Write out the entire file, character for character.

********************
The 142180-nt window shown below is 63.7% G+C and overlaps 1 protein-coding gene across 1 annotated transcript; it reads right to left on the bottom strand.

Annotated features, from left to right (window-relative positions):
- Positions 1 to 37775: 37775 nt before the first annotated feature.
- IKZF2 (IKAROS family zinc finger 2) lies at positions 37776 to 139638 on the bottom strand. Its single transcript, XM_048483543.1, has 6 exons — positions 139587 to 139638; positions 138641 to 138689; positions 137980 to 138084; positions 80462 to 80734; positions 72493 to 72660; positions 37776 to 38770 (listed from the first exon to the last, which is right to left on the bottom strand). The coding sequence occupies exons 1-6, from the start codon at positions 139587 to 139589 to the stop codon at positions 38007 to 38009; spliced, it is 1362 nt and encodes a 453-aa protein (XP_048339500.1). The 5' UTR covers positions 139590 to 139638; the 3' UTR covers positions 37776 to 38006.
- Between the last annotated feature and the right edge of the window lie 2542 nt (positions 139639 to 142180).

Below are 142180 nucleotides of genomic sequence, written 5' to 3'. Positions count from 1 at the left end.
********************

The 142180-nt window shown below is 63.7% G+C and overlaps 1 protein-coding gene across 1 annotated transcript; it reads right to left on the bottom strand.

Annotated features, from left to right (window-relative positions):
- Positions 1 to 37775: 37775 nt before the first annotated feature.
- IKZF2 (IKAROS family zinc finger 2) lies at positions 37776 to 139638 on the bottom strand. Its single transcript, XM_048483543.1, has 6 exons — positions 139587 to 139638; positions 138641 to 138689; positions 137980 to 138084; positions 80462 to 80734; positions 72493 to 72660; positions 37776 to 38770 (listed from the first exon to the last, which is right to left on the bottom strand). The coding sequence occupies exons 1-6, from the start codon at positions 139587 to 139589 to the stop codon at positions 38007 to 38009; spliced, it is 1362 nt and encodes a 453-aa protein (XP_048339500.1). The 5' UTR covers positions 139590 to 139638; the 3' UTR covers positions 37776 to 38006.
- Between the last annotated feature and the right edge of the window lie 2542 nt (positions 139639 to 142180).

Below are 142180 nucleotides of genomic sequence, written 5' to 3'. Positions count from 1 at the left end.